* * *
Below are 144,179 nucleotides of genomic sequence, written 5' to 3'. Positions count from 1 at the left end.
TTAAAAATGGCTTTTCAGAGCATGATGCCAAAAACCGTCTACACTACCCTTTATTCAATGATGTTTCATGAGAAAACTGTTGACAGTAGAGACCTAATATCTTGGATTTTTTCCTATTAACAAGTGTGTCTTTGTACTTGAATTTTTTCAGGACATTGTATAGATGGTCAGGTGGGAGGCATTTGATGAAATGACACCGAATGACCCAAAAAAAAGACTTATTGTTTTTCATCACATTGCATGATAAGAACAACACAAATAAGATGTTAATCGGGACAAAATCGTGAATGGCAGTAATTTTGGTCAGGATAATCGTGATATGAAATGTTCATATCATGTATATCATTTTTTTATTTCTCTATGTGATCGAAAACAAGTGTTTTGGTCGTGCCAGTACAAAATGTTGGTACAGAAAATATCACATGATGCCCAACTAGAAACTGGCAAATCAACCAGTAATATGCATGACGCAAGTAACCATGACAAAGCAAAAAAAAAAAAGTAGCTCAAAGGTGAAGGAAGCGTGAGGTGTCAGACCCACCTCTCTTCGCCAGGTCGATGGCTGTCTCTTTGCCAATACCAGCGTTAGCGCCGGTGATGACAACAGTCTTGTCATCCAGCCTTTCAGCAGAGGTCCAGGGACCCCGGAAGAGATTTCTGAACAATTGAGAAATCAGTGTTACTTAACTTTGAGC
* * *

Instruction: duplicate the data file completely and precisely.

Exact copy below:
Below are 144,179 nucleotides of genomic sequence, written 5' to 3'. Positions count from 1 at the left end.
TTAAAAATGGCTTTTCAGAGCATGATGCCAAAAACCGTCTACACTACCCTTTATTCAATGATGTTTCATGAGAAAACTGTTGACAGTAGAGACCTAATATCTTGGATTTTTTCCTATTAACAAGTGTGTCTTTGTACTTGAATTTTTTCAGGACATTGTATAGATGGTCAGGTGGGAGGCATTTGATGAAATGACACCGAATGACCCAAAAAAAAGACTTATTGTTTTTCATCACATTGCATGATAAGAACAACACAAATAAGATGTTAATCGGGACAAAATCGTGAATGGCAGTAATTTTGGTCAGGATAATCGTGATATGAAATGTTCATATCATGTATATCATTTTTTTATTTCTCTATGTGATCGAAAACAAGTGTTTTGGTCGTGCCAGTACAAAATGTTGGTACAGAAAATATCACATGATGCCCAACTAGAAACTGGCAAATCAACCAGTAATATGCATGACGCAAGTAACCATGACAAAGCAAAAAAAAAAAAGTAGCTCAAAGGTGAAGGAAGCGTGAGGTGTCAGACCCACCTCTCTTCGCCAGGTCGATGGCTGTCTCTTTGCCAATACCAGCGTTAGCGCCGGTGATGACAACAGTCTTGTCATCCAGCCTTTCAGCAGAGGTCCAGGGACCCCGGAAGAGATTTCTGAACAATTGAGAAATCAGTGTTACTTAACTTTGAGC